Most pre-ruled comic board will look something like this.

(By the way, the rules are printed in non-repro blue to make it easy to separate them from the pencils. If you scan the pencils in grayscale rather than RGB, someone has to manually remove them with the eraser tool!)

Perhaps it's better to back up a bit, and explain why these measurements are important…

A finished, printed US comic page is (more or less) 175mm x 267mm. This can vary a bit by publisher, and some Print On Demand (POD) services use a different page size, but this is pretty much close enough to the measurement of most published comics.

What this means is that the finished artwork will have been printed as spreads* onto pages that are oversized, cut down to the final size on a large guillotine, then mechanically folded and stapled to produce the finished comic. Perfect binding is a slightly different process, but makes no difference to the basic principles.

Here's the thing: if you've ever seen paper going through a press, it goes at a hell of a speed. Plus, it's having ink applied to it, which makes it wet, meaning that it can stretch slightly. All of which means that it moves about on the press while it's being printed.

If you -- the artist -- want a panel's artwork to extend right to the very edge of the page, then this means that you actually need it to bleed off. Because the guillotining process cannot be 100% accurate, you have to draw your artwork larger than the finished size and allow a margin of error.

This is why you have a Bleed and a Trim area marked on your artboard. The Trim area is completely irrelevant to the artist, to be honest, other than to understand that you can never, ever, end your artwork on that line, because it will either get chopped off in the finishing process, or you'll get left with a nasty white gap at the edge.

Consequently, anything that doesn't bleed off the edge of the page needs to allow an additional margin to ensure that it doesn't get cut off if the guillotine cuts in too far (once again, due to that movement on the press). That means panel borders, all the important parts of the action, especially characters' heads, any signage that needs to be readable, and all the lettering have to go inside this inner area, referred to as the Live or Safe Type area:

This last, the Live area, can vary widely dependent upon publishers' and printers' specs and I would urge any penciller taking on comic work that will be printed to check these three measurements with the editorial or production team. 

Asking questions doesn't make you look stupid -- getting it right makes you look professional.

As ever, feedback or questions are most welcome in either the comments section here, or on whichever forum you saw me plugging this blog!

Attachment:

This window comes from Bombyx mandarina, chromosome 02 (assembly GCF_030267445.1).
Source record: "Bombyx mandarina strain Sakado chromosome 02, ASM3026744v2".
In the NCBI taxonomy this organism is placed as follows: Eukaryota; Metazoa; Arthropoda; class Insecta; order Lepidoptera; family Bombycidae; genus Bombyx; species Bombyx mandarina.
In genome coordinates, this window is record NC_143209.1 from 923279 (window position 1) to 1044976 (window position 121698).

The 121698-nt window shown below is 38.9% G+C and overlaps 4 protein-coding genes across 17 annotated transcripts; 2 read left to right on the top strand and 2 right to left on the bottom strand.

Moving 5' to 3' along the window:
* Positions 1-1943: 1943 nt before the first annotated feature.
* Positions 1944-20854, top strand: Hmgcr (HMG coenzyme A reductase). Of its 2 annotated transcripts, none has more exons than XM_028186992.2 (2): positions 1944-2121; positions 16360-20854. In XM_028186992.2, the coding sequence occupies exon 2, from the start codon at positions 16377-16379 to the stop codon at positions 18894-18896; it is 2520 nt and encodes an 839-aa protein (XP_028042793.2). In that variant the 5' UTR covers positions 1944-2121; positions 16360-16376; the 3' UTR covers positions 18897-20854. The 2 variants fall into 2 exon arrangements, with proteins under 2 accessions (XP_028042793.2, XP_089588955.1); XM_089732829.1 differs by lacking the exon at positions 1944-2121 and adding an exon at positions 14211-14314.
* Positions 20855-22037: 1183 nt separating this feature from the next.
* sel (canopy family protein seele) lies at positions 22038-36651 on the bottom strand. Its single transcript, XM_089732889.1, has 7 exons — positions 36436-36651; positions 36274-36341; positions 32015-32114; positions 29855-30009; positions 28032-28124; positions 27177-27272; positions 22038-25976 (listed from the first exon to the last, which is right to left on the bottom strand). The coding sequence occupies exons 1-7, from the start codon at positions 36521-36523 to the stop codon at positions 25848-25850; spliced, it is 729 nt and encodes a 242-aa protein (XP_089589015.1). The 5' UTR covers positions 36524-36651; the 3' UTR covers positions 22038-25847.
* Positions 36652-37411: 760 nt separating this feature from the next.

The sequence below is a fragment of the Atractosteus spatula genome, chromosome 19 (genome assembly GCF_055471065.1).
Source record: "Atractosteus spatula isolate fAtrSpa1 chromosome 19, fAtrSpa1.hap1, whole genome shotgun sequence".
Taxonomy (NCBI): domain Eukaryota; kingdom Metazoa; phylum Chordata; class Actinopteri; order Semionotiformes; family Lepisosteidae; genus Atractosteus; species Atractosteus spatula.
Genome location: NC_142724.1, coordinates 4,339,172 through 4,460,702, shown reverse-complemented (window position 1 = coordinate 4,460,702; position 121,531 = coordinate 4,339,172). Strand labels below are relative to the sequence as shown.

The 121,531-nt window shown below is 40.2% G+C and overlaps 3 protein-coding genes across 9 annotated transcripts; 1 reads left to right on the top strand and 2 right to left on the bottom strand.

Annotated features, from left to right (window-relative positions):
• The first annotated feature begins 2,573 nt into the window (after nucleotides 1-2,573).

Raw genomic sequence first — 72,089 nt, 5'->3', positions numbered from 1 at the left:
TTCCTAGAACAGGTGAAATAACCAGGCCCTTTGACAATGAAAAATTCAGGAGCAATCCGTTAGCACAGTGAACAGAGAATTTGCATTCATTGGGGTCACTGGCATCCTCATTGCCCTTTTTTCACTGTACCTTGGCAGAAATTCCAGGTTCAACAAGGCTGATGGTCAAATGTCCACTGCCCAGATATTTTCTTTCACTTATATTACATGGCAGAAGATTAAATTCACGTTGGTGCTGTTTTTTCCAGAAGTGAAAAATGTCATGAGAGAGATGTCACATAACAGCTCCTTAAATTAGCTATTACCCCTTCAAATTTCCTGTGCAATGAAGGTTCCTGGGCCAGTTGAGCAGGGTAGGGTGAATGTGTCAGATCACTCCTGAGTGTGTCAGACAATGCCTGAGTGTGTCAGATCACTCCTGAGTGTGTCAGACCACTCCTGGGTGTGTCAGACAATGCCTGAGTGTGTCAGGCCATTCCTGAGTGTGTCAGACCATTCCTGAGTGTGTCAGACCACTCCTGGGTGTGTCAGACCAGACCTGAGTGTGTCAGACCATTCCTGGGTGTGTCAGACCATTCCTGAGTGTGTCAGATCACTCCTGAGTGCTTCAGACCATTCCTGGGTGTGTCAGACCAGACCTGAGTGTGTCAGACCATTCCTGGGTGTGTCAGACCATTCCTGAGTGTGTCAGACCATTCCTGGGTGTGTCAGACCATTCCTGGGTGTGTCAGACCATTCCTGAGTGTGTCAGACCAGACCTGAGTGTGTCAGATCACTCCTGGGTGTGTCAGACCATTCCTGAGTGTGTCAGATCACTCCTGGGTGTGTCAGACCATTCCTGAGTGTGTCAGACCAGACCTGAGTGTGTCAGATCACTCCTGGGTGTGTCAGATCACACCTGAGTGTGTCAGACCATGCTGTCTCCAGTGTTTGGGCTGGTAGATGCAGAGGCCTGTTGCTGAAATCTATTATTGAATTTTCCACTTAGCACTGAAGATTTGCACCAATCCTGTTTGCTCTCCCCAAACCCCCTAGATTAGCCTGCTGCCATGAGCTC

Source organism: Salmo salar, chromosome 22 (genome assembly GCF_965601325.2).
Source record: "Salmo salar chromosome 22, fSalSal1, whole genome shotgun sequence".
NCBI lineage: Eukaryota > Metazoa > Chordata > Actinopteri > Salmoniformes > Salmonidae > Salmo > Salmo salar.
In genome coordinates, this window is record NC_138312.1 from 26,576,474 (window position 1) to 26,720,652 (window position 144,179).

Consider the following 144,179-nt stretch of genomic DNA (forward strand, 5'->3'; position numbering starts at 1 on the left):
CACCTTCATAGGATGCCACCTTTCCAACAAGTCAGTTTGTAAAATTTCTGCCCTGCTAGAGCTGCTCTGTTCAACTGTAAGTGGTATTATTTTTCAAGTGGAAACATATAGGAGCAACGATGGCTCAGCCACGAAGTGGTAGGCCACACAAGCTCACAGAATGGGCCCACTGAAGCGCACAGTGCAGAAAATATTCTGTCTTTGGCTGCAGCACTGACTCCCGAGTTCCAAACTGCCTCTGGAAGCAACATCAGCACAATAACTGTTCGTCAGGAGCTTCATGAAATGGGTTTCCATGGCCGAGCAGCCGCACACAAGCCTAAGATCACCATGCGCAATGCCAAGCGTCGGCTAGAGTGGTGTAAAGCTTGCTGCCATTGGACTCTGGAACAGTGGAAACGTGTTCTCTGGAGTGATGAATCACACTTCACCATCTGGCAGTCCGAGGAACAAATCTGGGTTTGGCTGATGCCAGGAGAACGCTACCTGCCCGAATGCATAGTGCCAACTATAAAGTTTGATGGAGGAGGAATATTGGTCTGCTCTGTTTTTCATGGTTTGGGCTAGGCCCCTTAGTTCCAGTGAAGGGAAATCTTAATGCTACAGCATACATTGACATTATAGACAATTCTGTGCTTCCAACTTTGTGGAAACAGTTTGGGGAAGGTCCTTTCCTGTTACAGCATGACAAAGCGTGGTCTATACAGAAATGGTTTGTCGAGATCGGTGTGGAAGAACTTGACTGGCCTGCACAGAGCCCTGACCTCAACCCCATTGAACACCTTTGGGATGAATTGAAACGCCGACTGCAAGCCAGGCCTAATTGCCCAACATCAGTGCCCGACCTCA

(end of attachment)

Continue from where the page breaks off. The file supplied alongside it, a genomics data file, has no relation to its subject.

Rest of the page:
*Technically, as "printers' pairs" where, in a 32-page book, Pg1 pairs with Pg32, Pg2 with Pg31, and so on. This is all done automatically these days, so don't give it another thought.

Thursday 5 January 2012

Greetings From The Future!

Wow. 2012.

No, it's no good -- no matter how many times I type that, it's going to look like the future to me!

I'll confess that this blog has -- regrettably -- been a victim of my own success. Checking back through my records, it seems that I've lettered 4124 pages in 2011, rather more than half of those in the last six months. That's amazing, and I'm grateful to every editor, writer or artist who's given me work or recommended me for a job during that period.

To everyone who's been wondering why the blog updates have been few and far between, this is the reason. To everyone who's had to wait longer that I would have liked for a response to an e-mail, this is the reason. To anyone who was expecting my contribution to the lettering talk at this year's Thought Bubble in Leeds, this is the reason! I can only apologize profusely, especially to Nic Wilkinson, who I left high and dry at the aforementioned talk, and to Ian Sharman who diligently stepped up in my last minute absence. All the feedback I've heard is that the talk went down really well, which is mildly deflating to my ego, but brilliant for everyone else concerned!

The first few months of 2012 (Ahh! The Future!) look a little calmer than the last few of 2011, so I'm going to try and hit a schedule of weekly updates for the foreseeable future, and maybe even get a few posts ahead of myself in case of the inevitable deadline crunch.

Here's hoping you all had a splendid Christmas and New Year, and that 2012 brings you good fortune and happiness.